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8 of the World's Best Cable Car Rides

Clambering up hills and mountains isn't everyone's cup of tea, which is why it’s no surprise that cable cars have become so popular. They give alternative vistas of cityscapes, open up access to remote places and are exciting rides in themselves – what's not to love? Here are eight of the world's best cable car rides:

Ba Na Hills, Vietnam

The planet's longest single-wire cable car, this Guinness World Record-holding gondola carries you for three miles above the rainforest-carpeted Ba Na Hills, linking Vong Nguyet Hill with Ba Na Mountain. Opened in 2013 to celebrate the 38th anniversary of Da Nang's liberation, the ride allows you to spot dense jungle and waterfalls as you float over the rolling ridges, fully encased in a glass pod for panoramic views of Vietnam's countryside.

Mi Teleférico, Bolivia

In order to cut journey times for its frustrated commuters trying to navigate the traffic-clogged streets, Bolivian officials sought to build a cable car to cut journey times from capital La Paz to El Alto. Opened in 2014, Mi Teleférico has not only done that (travelling times have been reduced from 30 minutes to less than 10!) but it's also popular with visitors too, offering unique views of the metropolis. It's also the highest cable car ride in the world, operating at 4,000m above sea level. It's expanding too, with three lines currently and another seven planned. But the best bit? It's one of the cheapest rides around, with tickets costing around 25 pence.

Banff, Canada

We all know Banff National Park has incredible scenery, but ogling it from atop a mountain can make it even more special. And that's what makes the Banff Gondola a must-visit while on a trip to Banff, where an eight-minute journey sees you soar to the top of Sulphur Mountain. When you're at the summit, you'll have the luxury of unparalleled views of the Canadian Rockies, tunnel views of the Bow Valley and picturesque towns below.

Ngong Ping 360, Hong Kong

Connecting the town of Tung Chung with the Ngong Ping plateau, this 25-minute journey takes you across rolling emerald hills and crystal-clear waters to Lantau Island. On your ride, keep an eye out for the 34m-tall Tian Tan Buddha rising up in the distance, the Po Lin Monastery and the South China Sea. If you're feeling flush, go for a Crystal Cabin, complete with glass floors, offering the real 360-degree view treatment.

Skyline Queenstown, New Zealand

Known for being the steepest cable car ride in New Zealand and the Southern Hemisphere, glide 450m above Queenstown to Bob's Peak for panoramic views all across Lake Wakatipu, Queenstown Bay and the distant Remarkable Mountains. Once at the top, you can take advantage of around 25 biking trails. You can even attach your own mountain bike to the gondola's pods to take up the peak with you!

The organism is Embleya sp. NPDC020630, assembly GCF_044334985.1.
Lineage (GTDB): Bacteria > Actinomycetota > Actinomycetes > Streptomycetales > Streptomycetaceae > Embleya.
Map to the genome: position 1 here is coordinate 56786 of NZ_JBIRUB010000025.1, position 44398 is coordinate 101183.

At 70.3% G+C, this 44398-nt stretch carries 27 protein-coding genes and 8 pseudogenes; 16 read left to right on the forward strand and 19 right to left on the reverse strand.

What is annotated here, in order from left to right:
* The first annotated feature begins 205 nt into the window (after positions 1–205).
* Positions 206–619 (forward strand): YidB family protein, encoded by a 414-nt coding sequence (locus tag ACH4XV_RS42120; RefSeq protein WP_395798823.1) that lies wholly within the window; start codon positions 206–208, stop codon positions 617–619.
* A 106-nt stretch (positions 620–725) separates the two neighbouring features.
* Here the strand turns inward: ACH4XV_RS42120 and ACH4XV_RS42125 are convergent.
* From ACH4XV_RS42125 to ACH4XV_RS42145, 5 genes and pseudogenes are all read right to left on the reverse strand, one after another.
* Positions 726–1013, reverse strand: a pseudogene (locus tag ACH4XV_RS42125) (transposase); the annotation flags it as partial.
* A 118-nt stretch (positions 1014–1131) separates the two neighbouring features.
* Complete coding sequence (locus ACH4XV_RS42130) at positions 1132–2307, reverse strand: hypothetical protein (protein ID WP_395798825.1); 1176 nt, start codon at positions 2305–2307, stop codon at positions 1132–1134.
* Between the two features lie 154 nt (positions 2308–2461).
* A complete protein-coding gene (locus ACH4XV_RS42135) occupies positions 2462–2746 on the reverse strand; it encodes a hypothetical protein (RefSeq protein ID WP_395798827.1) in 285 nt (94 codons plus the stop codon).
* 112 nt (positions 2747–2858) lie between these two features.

Mukumbari, Venezuela

Spanning a whopping eight miles, this cable car – previously known as Teleferico de Merida – was once both the longest and highest in the world. However, after being closed in 2008 for refurbishment, it was reopened in 2014 under a new name, Mukumbari. Running over four stages, it rises 3,200m from Plaza las Heroínas in Merida up to the 4,765m-tall Pico Espejo (Mirror Peak). It's so high that oxygen is made available in the cabins. It takes an hour to complete the circuit, but with jaw-dropping views of the Andes range, why would you want to get off?

Palm Springs Aerial Tramway, USA

In the fifties and sixties, California's Palm Springs was the home of choice for many of Hollywood's most famous actors, but these days, the real A-lister is its cables car. Transport yourself above the cliffs of Chino Canyon onboard the Palm Springs Aerial Tramway, climbing over 2,500m from the desert floor. In just 10 minutes you'll be nestled in the heart of Mount San Jacinto State Park. Not only that, it's also the largest rotating tramway on the planet – perfect for glimpsing the shimmering Sonoran Desert and the jagged San Jacinto Mountains.

Huashan Cableway, China

Mount Huashan is notorious for being one of the most treacherous peaks in China. Its five peaks offer even the most hardened of climbers a tough test and, to conquer the north peak, adventurers have to scale over 1,600m of near-vertical cliffs. Thankfully, for those less adrenaline-fuelled, the Huashan Cableway takes you to the top in just eight minutes, allowing you to sit back and gaze out at the old city of Xi'an, the ancient capital of Shaanxi Province and the start of the Silk Road.

So many destinations are best seen from above – which is why we love cable cars so much! Speak to one of our Travel Experts about finding the best gondolas in your holiday destination.

Written by Rhodri Andrews

Once a roving newshound now turned travel journo, my passions include seeking out cultural hotspots amid skyscrapers, hearing the calls of wildlife on rainforest walks and trudging round the UK's national parks. I love to knit together my interests in football and tennis with the travelling world, while furiously trying to close the gap on my glaring film knowledge.

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